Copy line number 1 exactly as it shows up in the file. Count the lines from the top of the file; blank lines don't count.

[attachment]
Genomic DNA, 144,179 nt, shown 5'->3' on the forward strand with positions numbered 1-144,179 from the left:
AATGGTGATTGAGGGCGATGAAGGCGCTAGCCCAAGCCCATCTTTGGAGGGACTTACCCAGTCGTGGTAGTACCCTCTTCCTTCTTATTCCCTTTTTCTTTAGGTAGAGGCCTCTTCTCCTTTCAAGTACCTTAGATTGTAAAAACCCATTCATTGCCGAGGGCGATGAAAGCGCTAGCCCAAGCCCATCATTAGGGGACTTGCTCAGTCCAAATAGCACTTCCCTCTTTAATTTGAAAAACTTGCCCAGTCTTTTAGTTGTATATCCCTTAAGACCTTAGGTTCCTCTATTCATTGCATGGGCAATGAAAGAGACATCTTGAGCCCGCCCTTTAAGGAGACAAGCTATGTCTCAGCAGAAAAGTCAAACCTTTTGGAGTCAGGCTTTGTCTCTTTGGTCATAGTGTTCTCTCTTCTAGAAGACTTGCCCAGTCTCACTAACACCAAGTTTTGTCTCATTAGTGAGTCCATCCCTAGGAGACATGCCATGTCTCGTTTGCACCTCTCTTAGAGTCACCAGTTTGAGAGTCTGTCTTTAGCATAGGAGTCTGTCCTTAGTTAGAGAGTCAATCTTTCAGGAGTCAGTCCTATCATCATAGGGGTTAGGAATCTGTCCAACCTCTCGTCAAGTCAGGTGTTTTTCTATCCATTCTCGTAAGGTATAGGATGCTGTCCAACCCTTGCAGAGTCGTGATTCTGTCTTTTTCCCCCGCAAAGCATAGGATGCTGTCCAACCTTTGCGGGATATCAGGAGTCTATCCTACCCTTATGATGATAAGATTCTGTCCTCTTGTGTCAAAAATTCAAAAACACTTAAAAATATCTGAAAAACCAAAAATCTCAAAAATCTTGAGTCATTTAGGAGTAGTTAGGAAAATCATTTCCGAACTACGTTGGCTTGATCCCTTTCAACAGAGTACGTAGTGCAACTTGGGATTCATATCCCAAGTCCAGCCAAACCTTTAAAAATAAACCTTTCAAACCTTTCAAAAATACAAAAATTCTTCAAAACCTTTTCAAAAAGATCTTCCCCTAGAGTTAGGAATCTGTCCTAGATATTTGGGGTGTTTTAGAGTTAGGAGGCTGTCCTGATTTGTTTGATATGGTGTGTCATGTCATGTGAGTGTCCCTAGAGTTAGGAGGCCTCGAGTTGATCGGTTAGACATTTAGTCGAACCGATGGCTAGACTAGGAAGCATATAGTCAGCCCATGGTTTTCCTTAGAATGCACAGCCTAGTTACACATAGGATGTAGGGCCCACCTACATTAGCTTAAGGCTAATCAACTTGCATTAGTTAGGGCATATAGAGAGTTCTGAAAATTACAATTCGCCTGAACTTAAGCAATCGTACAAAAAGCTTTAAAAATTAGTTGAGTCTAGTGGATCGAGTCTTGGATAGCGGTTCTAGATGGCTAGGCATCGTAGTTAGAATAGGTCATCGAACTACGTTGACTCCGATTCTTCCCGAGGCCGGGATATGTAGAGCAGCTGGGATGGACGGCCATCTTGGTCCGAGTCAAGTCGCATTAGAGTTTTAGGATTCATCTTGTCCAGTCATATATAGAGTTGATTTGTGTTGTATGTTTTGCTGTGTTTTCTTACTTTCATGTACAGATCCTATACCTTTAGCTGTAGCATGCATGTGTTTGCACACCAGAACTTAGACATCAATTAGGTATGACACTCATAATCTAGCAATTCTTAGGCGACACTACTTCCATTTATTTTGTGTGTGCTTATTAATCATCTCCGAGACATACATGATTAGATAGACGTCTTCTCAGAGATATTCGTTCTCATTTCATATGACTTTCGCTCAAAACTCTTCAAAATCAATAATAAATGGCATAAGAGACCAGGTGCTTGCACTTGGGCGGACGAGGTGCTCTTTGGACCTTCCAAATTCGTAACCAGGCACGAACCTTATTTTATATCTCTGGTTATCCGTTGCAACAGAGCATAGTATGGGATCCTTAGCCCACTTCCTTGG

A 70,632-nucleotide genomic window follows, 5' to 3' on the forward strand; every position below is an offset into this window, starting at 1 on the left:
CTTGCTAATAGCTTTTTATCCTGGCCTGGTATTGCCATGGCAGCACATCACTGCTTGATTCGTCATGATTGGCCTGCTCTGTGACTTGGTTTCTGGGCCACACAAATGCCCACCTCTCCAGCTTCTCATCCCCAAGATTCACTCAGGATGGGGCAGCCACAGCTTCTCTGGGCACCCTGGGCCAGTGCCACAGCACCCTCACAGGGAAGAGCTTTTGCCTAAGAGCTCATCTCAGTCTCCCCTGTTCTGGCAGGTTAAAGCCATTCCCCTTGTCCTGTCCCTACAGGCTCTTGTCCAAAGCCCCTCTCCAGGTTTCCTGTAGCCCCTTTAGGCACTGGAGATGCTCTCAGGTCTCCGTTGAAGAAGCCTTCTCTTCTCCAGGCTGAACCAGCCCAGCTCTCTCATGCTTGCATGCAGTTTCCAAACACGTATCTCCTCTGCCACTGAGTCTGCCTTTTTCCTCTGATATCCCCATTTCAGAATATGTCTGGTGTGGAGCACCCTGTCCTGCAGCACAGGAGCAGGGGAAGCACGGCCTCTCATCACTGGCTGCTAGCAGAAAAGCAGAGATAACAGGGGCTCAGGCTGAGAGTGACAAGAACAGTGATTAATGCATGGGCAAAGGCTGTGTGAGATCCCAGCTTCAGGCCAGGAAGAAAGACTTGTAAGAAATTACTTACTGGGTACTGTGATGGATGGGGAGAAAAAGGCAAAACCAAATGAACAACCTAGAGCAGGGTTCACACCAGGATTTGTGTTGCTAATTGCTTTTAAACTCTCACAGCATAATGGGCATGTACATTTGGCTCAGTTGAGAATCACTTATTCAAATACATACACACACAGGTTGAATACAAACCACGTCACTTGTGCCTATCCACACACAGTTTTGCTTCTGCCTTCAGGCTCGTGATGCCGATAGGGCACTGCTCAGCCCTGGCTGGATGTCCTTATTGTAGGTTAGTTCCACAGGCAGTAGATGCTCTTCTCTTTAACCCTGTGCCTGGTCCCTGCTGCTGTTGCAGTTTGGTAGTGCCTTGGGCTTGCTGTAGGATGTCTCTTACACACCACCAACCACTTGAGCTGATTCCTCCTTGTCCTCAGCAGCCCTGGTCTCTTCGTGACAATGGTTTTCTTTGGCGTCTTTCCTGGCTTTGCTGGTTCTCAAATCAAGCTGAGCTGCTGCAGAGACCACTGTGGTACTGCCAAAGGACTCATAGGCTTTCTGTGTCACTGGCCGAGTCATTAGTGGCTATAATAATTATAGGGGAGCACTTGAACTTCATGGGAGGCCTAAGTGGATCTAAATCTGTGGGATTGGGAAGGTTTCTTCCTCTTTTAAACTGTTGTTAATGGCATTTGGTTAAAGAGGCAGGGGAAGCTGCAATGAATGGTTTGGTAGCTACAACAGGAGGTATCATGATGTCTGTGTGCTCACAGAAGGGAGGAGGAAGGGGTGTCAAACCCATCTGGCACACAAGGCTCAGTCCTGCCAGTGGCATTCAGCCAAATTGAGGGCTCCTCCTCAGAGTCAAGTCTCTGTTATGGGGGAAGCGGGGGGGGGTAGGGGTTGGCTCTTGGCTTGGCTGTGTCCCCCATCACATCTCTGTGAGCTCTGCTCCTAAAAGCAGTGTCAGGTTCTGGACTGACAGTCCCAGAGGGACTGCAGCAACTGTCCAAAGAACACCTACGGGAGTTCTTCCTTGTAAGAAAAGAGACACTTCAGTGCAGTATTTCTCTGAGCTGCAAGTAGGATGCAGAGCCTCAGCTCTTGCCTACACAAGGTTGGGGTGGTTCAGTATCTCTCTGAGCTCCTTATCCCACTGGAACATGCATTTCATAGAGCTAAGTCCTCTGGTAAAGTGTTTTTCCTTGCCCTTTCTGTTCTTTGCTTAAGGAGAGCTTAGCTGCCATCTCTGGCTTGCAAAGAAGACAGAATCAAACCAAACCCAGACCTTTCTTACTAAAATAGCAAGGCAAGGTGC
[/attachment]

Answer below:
Genomic DNA, 144,179 nt, shown 5'->3' on the forward strand with positions numbered 1-144,179 from the left: